St. Louis Post-Dispatch
900 N. Tucker Boulevard
St. Louis, MO 63101
Clearly Professors McGraugh and Harrison have spent way too much time locked away in the Ivory Tower of Academia (Public Defenders must give adequate time to clients-August 3, 2010). Before they attempt to describe life in the real world they need to live here for a time.
If they lived here with the rest of us, they would know the State of Missouri gives the Missouri State Public Defender System (System) $38,000,000 per year and gives Missouri prosecutors $0.00 per year. They would know that public defenders do not "…start from scratch…" but are provided, without charge, all police reports, witness statements, photographs and any and all other evidence gathered by law enforcement on each and every case. They would know that the Constitutions of the United States and the State of Missouri guarantee all defendants the right to a trial by jury and that the victim's of crime do not have such a right. They would know that a public defender failing to properly represent a client is simply called "ineffective" and the defendant is granted new trial not monetary damages. They would know that no public defender has ever been successfully sued for malpractice because of incompetence. They would know that the victim must relive the tragedy through another trial because the public defender was ineffective or incompetent.
The good professors and Missouri's Prosecutors are in complete agreement that a properly funded and staffed indigent criminal defender System (prosecutors are actually the defenders of the public) is vital to the American ideal that justice must be done in every case regardless of the stature of the criminal defendant or the victim. Our disagreement centers on the purported crisis in the System and their questionable expenditure of millions of tax dollars.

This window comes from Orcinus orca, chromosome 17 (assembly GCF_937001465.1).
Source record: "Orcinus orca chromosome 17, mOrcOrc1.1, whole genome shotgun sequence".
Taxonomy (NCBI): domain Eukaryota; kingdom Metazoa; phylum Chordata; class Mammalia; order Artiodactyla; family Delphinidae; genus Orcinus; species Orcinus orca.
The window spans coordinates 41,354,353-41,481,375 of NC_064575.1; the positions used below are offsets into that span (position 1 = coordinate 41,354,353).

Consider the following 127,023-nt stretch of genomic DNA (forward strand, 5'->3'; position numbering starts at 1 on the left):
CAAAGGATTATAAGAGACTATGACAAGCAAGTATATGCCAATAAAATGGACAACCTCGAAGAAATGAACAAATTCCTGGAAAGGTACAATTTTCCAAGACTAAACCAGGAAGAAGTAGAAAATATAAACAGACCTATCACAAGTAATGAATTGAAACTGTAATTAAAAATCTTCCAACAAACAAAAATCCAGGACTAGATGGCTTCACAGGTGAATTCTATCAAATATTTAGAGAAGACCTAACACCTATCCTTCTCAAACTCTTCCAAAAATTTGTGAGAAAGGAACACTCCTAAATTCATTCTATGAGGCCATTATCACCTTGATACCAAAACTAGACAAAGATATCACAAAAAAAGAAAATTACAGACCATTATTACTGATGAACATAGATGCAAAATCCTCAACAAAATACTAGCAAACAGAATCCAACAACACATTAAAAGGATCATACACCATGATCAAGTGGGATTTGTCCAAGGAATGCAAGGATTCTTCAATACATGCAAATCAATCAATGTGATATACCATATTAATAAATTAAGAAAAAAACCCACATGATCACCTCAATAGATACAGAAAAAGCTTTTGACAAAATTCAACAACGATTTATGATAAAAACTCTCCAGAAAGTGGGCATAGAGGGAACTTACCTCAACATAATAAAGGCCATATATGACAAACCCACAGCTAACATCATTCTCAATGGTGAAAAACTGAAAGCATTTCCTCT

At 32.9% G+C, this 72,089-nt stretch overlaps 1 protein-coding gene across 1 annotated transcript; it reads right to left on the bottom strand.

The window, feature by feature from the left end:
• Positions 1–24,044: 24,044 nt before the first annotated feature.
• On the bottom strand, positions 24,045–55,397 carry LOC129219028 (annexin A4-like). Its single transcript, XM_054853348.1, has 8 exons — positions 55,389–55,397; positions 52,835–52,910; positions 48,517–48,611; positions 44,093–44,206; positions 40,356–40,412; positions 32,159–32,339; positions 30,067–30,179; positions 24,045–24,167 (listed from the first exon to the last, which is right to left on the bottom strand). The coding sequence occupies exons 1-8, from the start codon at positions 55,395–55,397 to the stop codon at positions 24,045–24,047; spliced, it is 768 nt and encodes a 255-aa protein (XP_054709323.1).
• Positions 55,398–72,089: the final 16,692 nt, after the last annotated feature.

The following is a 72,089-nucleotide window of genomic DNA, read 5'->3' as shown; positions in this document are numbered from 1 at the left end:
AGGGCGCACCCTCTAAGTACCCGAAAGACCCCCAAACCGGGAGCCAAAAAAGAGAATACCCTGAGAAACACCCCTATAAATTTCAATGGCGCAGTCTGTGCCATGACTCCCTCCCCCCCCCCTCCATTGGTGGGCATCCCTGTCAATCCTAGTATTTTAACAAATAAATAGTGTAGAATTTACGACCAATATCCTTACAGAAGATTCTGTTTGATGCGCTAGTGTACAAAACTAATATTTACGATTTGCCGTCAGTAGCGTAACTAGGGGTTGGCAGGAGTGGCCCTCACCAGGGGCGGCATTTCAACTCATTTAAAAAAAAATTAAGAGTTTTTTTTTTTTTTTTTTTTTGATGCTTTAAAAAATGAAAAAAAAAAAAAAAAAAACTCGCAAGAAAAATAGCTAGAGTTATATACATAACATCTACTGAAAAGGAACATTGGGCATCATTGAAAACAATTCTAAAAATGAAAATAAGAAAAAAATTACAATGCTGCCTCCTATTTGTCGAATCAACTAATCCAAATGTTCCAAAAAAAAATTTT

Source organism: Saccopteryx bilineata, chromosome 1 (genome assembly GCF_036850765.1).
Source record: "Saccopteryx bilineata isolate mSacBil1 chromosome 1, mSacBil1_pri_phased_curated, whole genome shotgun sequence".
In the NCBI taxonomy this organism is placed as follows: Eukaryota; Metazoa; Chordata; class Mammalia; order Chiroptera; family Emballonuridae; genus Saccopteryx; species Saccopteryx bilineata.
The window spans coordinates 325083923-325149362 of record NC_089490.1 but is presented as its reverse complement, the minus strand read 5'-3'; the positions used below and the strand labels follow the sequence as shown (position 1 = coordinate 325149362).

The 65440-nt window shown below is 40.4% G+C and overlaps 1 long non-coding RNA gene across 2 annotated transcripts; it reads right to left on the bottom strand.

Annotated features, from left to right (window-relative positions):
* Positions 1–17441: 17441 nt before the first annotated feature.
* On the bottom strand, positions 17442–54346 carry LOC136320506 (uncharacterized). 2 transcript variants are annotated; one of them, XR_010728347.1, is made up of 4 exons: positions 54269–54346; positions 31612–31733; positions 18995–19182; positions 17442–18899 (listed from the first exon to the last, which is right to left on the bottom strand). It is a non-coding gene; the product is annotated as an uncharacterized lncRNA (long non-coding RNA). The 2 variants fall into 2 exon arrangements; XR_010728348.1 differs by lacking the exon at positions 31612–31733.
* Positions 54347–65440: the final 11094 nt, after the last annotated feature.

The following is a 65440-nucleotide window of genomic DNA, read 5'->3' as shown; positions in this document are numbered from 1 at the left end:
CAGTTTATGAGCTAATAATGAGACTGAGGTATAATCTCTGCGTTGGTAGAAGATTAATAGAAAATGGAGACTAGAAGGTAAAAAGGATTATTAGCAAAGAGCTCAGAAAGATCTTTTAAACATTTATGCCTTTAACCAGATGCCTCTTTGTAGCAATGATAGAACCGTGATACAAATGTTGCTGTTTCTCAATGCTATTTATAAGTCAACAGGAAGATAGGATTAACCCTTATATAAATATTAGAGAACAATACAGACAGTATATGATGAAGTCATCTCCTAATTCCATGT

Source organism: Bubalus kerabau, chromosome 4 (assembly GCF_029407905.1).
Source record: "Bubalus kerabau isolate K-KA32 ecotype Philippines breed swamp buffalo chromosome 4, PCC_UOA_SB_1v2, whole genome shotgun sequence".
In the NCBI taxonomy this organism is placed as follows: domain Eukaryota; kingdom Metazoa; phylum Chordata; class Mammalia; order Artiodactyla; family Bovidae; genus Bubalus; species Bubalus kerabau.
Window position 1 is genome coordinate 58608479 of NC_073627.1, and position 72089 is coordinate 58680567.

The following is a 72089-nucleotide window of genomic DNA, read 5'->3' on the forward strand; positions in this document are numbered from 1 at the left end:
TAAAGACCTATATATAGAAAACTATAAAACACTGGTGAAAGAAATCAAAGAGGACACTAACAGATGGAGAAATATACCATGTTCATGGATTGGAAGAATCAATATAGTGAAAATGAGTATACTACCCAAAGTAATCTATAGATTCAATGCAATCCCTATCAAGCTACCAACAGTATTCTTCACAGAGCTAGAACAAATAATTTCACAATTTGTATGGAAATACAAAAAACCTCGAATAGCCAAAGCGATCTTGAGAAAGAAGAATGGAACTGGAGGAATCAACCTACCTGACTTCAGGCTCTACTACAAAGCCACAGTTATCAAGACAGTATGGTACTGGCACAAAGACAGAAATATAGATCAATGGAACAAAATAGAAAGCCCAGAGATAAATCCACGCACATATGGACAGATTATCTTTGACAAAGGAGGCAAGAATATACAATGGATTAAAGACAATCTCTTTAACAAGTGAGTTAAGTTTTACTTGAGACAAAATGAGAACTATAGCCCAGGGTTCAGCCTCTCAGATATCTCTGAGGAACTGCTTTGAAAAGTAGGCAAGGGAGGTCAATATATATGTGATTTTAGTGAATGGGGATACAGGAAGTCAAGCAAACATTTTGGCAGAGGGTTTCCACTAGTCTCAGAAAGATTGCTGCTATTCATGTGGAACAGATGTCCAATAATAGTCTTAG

That is why I have requested the Auditor of the State of Missouri to conduct a performance audit of Missouri's indigent criminal defender System. It is not possible to devise a solution unless and until an independent authority determines the existence and extent of a problem. I have attached a copy of my request or it can be viewed in it's entirety on my website www.stlouisco.com/pa
Very Truly Yours,
Robert P. McCulloch
Honorable Susan Montee
Auditor, State of Missouri
State Capitol Building, Room 121
Jefferson City, MO 65102
Dear Auditor Montee:
As you know the Missouri Public Defender System (MPDS) has been seeking a significant increase in its budget and a significant reduction in its workload. The Missouri Legislature approved SB 37 during the 2009 legislative session. They did so without adequate and reliable information. In a nutshell, the legislation granted both requests and enacted a variety of other provisions relating to the criminal justice system. After a through review and recognizing all of the issues created by the legislation Governor Nixon vetoed the bill.
Since that time the MPDS has continued its quest to increase funding and reduce workload. Their latest action is to refuse to represent those individuals entitled to their services. The purpose is to force the State of Missouri to comply with their demands of more money and less work. The MPDS has provided only the total number of files they claim they have opened during a particular period in a particular circuit. This presents a problem because the number they provide is usually twice as large as the number of cases in which OSCA records show they actually represent the defendant.